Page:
HYDERABAD: The scientists at the Centre for Cellular and Molecular Biology (CCMB) here have identified a potential area where new antibiotics can be developed.
The identification of ‘potential drug target’ by CCMB scientist Manjula Reddy and her team assumes importance as the drug-resistance in bacteria is increasing worldwide and development of new antibiotics is declining over the years. “If we have to increase the size of a room, we have to break the walls and put new bricks. Likewise, bacteria is covered with a cell wall. The cell wall is made with something called peptidoglycan. If the cell has to increase in size, it has to break what is there earlier and put new pieces. If it cannot break, cell wall cannot grow,” said CCMB Director Ch Mohan Rao, speaking to reporters here.
“She (Manjula Reddy) discovered that there are certain enzymes which break this… If we can target this enzyme and prevent that enzyme from functioning, then cell wall will not be broken. If it will not be broken, it cannot expand. If it cannot expand, it cannot survive,” he said. The study was published in ‘Proceedings of the National Academy of Sciences, USA’, a prestigious journal, he said.
CCMB scientists have also made a critical discovery in meiosis, Rao said. Meiosis is a special form of cell division that splits genome in two, so that chromosome number is maintained in the embryo after fertilisation. Errors in meiosis result in infertility and birth defects and account for a majority of congenital birth defects.
In plants, meiosis can be bypassed to produce clonal seeds by apomixes (an asexual mode of seed formation), which would be of immense agricultural and economical importance if engineered in crops, Rao said. Using the model plant Arabidopsis thaliana, the CCMB scientists identified a gene called DUET as the first known regulator of meiotic gene expression in plants, he said.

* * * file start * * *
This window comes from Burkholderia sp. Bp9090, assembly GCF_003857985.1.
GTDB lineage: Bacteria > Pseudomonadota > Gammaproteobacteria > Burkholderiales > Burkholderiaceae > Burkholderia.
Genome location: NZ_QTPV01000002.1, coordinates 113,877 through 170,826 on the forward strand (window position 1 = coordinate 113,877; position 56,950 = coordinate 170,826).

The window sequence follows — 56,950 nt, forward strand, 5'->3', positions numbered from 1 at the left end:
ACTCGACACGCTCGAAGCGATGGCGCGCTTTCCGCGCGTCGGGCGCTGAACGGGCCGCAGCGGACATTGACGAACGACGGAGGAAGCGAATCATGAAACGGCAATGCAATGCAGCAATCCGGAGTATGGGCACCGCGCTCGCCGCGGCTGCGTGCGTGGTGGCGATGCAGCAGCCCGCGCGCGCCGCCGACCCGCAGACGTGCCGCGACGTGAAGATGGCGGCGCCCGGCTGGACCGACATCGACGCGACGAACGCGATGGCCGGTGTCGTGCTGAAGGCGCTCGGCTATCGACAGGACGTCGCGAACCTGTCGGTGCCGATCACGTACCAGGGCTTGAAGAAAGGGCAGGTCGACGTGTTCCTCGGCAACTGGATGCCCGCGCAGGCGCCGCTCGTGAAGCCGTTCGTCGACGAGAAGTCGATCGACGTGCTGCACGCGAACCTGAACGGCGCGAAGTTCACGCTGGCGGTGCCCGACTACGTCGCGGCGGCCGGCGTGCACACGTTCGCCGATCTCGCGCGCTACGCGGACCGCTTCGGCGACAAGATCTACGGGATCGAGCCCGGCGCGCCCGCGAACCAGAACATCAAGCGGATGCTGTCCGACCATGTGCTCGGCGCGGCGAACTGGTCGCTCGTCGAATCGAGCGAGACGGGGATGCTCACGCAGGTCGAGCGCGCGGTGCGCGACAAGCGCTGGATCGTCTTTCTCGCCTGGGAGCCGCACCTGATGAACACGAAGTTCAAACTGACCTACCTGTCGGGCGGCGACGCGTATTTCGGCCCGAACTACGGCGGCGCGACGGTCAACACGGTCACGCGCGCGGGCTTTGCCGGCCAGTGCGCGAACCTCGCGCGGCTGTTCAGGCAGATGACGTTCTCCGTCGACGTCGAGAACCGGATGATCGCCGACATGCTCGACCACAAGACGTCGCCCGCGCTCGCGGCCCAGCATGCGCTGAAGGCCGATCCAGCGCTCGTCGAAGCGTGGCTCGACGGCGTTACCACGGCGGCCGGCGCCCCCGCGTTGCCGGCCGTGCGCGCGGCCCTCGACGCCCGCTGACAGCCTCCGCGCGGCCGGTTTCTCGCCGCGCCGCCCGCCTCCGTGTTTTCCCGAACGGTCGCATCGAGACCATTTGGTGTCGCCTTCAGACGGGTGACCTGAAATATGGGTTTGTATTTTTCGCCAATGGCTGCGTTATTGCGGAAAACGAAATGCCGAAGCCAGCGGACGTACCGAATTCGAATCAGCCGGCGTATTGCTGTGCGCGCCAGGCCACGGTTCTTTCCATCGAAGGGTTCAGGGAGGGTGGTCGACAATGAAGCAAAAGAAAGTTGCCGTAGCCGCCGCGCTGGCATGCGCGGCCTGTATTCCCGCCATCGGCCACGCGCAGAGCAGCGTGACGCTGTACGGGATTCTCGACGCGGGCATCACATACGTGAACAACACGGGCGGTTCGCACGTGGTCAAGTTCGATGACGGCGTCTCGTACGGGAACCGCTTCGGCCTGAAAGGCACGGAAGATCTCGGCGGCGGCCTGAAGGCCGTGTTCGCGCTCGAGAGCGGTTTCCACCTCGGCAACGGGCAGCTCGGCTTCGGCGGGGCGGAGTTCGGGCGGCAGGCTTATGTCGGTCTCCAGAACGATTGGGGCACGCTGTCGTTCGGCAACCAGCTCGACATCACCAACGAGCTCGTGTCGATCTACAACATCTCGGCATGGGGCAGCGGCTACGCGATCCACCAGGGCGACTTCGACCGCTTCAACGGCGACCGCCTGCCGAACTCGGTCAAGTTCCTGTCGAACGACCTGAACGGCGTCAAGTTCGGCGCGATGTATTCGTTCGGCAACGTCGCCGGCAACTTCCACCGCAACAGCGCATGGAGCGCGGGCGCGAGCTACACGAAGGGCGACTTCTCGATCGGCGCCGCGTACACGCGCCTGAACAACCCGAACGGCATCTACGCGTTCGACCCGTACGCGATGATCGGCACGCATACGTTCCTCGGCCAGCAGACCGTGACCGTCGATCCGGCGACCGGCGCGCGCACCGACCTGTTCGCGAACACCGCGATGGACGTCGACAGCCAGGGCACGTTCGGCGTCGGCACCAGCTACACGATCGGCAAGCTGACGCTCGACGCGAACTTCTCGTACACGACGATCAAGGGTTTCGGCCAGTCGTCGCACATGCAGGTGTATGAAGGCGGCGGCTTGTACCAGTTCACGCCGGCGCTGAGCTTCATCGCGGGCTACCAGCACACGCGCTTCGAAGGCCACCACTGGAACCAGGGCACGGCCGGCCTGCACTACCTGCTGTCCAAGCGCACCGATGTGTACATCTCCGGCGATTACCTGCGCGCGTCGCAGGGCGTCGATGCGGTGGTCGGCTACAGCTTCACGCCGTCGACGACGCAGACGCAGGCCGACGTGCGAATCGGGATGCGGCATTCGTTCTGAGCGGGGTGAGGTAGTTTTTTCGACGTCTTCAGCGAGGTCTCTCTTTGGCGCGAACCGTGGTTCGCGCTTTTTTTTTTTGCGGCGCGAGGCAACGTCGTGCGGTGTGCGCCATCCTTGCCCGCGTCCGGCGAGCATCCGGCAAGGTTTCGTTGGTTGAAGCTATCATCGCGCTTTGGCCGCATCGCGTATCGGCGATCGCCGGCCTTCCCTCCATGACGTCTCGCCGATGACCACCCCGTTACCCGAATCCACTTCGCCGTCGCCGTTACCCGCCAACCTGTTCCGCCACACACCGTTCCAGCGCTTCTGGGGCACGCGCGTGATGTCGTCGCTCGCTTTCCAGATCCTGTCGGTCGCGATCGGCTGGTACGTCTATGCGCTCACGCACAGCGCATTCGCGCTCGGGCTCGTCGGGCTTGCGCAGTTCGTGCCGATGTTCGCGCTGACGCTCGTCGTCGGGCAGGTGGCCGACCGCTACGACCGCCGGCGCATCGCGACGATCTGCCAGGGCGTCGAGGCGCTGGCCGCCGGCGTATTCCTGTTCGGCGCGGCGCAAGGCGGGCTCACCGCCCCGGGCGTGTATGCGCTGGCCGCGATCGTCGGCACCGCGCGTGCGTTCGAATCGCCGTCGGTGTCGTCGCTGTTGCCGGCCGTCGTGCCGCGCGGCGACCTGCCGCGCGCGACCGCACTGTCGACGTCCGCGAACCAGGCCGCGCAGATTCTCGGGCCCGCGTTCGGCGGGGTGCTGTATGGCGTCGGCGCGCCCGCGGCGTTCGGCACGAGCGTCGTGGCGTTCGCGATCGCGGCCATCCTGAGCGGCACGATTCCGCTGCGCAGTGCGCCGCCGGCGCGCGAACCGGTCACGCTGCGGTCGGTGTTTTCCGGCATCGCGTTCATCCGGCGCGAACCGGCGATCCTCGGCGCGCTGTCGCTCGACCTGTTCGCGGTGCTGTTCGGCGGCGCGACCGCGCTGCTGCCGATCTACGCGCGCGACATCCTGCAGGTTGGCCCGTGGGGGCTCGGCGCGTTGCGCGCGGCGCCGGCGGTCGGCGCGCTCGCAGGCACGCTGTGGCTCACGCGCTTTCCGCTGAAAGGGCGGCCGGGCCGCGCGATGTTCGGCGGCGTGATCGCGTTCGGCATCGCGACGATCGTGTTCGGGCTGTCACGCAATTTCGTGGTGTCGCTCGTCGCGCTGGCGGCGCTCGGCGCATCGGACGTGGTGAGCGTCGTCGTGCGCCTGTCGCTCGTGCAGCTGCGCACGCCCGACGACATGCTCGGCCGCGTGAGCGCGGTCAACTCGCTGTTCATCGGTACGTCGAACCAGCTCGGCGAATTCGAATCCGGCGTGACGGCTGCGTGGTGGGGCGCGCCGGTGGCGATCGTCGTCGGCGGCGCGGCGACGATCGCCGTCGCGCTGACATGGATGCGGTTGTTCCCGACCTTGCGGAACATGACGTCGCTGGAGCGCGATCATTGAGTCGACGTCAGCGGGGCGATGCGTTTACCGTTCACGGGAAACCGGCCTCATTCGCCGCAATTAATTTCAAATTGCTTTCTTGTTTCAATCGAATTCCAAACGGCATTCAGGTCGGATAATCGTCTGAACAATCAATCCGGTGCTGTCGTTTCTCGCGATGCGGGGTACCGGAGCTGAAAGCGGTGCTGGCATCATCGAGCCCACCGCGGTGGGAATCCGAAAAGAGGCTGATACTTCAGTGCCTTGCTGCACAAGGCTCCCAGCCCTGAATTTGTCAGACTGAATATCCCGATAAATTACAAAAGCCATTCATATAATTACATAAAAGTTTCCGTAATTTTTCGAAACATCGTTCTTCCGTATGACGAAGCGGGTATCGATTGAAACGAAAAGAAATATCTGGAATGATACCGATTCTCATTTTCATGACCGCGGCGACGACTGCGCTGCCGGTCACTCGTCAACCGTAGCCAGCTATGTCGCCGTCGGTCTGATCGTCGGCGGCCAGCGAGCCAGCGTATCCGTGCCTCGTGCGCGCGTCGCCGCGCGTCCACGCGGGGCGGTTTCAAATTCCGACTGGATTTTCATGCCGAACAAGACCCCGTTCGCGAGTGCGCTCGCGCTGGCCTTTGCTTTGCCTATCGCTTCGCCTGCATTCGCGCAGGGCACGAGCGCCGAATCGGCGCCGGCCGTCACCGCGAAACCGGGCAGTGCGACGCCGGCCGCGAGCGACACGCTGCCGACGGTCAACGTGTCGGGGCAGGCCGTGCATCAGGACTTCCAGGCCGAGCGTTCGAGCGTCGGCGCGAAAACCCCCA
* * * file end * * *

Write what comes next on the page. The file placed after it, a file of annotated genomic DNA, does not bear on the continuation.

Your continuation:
“The work provides an initial framework that will enable researchers to further unravel the controls of meiotic gene expression in plants, as well as in other systems,” Rao said. The work was published in PLos Genetics. CCMB also contributed to a collaborative study with several international institutions on a new genetic link to body fat distribution, which was published in Nature, he said.
The study identified a number of loci (regions in DNA) associated with waist-hip-ratio and waist and hip measures. It will form a foundation for future biological research in the regulation of body fat distribution, he said. CCMB scientists also contributed to genetic studies on Eimeria (E. tenella) parasites (which cause a disease called coccidiosis in poultry) and their relevance to vaccine development.
“The findings indicate very high level of region-specific diversity. However, polymorphism in EtAMA1 was found to be rather less. This would facilitate vaccine development,” he said. The CCMB scientists, led by Rao, also conducted research on a nano-particle based approach for treating fungal keratitis, a major eye problem affecting farmers in India. The scientists identified specific enzymes released by the pathogen as well the host (humans). They developed a smart polymer base biocompatible nano particles carrying a formulation that is designed to handle the situation effectively.
By combining the specific formulation with the smart delivery mechanisms, they have successfully treated the infection in animal model systems. The approach is being patented and clinical trials will be undertaken subsequently, according to Rao. The Centre for Cellular and Molecular Biology works under the aegis of Council of Scientific and Industrial Research (CSIR).